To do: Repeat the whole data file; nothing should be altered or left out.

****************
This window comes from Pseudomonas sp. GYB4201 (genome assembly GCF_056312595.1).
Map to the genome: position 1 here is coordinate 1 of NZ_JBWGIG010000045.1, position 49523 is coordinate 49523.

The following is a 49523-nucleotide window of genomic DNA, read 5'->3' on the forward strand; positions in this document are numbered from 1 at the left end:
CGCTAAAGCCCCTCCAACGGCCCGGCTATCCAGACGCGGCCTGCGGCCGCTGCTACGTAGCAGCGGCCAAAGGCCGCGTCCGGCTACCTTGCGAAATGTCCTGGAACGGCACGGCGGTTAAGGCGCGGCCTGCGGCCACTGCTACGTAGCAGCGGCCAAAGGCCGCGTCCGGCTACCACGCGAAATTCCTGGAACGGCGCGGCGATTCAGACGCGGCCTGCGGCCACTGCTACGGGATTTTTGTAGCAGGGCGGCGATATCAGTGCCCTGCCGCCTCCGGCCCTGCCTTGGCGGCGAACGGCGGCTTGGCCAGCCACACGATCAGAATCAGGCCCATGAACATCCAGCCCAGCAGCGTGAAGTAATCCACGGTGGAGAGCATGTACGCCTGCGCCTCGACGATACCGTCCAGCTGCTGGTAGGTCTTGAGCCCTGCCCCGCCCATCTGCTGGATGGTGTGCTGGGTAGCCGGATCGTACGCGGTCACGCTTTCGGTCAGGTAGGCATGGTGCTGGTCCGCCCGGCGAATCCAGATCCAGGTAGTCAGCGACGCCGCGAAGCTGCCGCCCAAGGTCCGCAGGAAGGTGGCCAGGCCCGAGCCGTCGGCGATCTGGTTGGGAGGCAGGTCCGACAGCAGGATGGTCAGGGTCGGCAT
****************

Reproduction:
This window comes from Pseudomonas sp. GYB4201 (genome assembly GCF_056312595.1).
Map to the genome: position 1 here is coordinate 1 of NZ_JBWGIG010000045.1, position 49523 is coordinate 49523.

The following is a 49523-nucleotide window of genomic DNA, read 5'->3' on the forward strand; positions in this document are numbered from 1 at the left end:
CGCTAAAGCCCCTCCAACGGCCCGGCTATCCAGACGCGGCCTGCGGCCGCTGCTACGTAGCAGCGGCCAAAGGCCGCGTCCGGCTACCTTGCGAAATGTCCTGGAACGGCACGGCGGTTAAGGCGCGGCCTGCGGCCACTGCTACGTAGCAGCGGCCAAAGGCCGCGTCCGGCTACCACGCGAAATTCCTGGAACGGCGCGGCGATTCAGACGCGGCCTGCGGCCACTGCTACGGGATTTTTGTAGCAGGGCGGCGATATCAGTGCCCTGCCGCCTCCGGCCCTGCCTTGGCGGCGAACGGCGGCTTGGCCAGCCACACGATCAGAATCAGGCCCATGAACATCCAGCCCAGCAGCGTGAAGTAATCCACGGTGGAGAGCATGTACGCCTGCGCCTCGACGATACCGTCCAGCTGCTGGTAGGTCTTGAGCCCTGCCCCGCCCATCTGCTGGATGGTGTGCTGGGTAGCCGGATCGTACGCGGTCACGCTTTCGGTCAGGTAGGCATGGTGCTGGTCCGCCCGGCGAATCCAGATCCAGGTAGTCAGCGACGCCGCGAAGCTGCCGCCCAAGGTCCGCAGGAAGGTGGCCAGGCCCGAGCCGTCGGCGATCTGGTTGGGAGGCAGGTCCGACAGCAGGATGGTCAGGGTCGGCAT